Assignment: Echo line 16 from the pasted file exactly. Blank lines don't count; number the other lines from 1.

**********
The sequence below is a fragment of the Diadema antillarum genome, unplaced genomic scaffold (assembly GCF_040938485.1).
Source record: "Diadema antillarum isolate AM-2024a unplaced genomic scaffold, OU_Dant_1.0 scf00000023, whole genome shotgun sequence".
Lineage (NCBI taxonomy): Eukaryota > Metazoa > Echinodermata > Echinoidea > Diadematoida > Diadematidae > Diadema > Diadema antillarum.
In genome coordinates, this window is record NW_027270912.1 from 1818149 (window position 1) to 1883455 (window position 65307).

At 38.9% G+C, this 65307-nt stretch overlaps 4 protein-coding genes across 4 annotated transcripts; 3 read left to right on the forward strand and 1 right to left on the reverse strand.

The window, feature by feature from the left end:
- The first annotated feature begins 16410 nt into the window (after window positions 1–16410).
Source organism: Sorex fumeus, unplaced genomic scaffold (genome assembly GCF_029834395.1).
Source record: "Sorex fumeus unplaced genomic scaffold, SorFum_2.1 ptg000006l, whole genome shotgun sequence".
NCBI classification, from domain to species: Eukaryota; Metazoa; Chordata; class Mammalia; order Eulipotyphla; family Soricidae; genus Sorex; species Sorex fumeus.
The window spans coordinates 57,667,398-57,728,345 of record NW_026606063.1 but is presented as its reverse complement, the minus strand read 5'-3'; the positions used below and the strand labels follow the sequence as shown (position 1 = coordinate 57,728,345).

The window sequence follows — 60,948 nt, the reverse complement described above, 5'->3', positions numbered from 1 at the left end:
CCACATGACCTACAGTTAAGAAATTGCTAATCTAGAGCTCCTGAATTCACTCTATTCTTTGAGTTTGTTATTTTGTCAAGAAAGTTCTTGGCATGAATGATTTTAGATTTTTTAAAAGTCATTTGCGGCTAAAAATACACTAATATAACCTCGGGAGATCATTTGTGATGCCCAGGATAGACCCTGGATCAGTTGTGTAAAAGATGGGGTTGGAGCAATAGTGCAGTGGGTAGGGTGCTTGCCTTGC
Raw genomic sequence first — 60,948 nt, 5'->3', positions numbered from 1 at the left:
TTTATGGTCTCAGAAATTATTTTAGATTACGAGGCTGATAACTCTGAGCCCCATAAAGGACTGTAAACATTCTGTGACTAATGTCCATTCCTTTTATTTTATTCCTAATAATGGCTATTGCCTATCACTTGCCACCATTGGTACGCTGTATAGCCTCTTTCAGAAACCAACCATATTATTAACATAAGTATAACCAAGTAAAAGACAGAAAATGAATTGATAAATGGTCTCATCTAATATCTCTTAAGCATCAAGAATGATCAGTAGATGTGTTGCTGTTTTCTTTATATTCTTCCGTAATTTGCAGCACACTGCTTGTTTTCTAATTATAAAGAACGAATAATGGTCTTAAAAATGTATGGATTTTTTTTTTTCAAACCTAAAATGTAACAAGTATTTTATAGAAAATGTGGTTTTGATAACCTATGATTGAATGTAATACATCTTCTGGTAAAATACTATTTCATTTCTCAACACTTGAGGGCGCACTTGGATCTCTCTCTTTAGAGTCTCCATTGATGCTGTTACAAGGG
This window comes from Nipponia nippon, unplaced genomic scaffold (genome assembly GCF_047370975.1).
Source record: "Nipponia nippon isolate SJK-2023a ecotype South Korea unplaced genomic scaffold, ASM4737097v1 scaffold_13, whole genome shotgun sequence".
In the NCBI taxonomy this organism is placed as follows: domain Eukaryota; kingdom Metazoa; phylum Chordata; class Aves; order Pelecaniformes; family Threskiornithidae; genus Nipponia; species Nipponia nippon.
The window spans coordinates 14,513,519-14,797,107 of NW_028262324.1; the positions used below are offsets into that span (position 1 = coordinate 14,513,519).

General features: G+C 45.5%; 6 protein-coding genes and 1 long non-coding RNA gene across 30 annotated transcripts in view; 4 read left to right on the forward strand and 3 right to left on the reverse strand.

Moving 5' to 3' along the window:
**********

This window comes from Nipponia nippon, unplaced genomic scaffold (genome assembly GCF_047370975.1).